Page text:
I can't wait to enjoy it all again next year and the year after that.

Happy New Year.

Worst Fears and Realizations
Sat., Feb. 11, 2006

Good Morning America recently did a segment about "What are you most afraid of?"

The No. 1 answer was "snakes." Spiders were up there in the top five, and I don't remember the others because I started thinking about what my answer would be to that question.

We've all thought about it ever since we were kids. As long as I can remember, the thing I was most afraid of was "getting cancer." I wasn't particularly afraid of "dying of cancer" or getting any other horrific disease (although I certainly didn't want those), but I just thought the scariest thing imaginable was getting cancer.

Quick GuideColon Cancer: Symptoms, Signs, Screening, Stages

Colon Cancer: Symptoms, Signs, Screening, Stages

Well, about six months ago I WAS diagnosed with cancer. Colon cancer. Pretty scary. I had finally "met the devil." Even though it was scary, it was not nearly as terrifying as I had imagined. I've heard that the way to conquer a phobia or terrible fear is to meet it head on. I have done that with my fear. I deal with it every day. I fight it and expect to win.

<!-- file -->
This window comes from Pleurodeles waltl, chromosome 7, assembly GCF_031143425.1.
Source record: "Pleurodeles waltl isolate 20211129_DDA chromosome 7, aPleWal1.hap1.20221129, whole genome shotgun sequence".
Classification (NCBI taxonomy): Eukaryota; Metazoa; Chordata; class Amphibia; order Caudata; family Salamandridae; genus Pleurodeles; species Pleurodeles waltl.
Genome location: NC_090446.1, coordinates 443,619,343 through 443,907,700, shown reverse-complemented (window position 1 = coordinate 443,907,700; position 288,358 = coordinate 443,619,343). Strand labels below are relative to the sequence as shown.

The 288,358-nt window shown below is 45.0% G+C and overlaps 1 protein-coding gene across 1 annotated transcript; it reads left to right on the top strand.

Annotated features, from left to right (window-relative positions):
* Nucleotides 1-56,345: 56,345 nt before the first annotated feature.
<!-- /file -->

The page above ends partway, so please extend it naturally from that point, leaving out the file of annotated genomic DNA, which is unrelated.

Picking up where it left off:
Cancer is no longer my greatest fear. I think now it might be snakes.

Meanwhile, this week was a milestone in my battle with colon cancer. I had my seventh chemo treatment, which should mean I'm halfway through treatment. Hooray! Let me tell you about my chemo to give you a visual.

I take a combination of three drugs every other week. I have a port surgically implanted in an area near my collarbone that allows me to receive treatment in and out of the clinic. I receive two of the drugs over a five-hour period in the medical facility, and the third drug is in a pump that resembles a video cassette that I carry in a fanny pack. It's attached to my port and I take that drug over a 48-hour period.

I can go out to dinner, shopping, or wherever I feel like going with it.

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Reviewed on 9/26/2006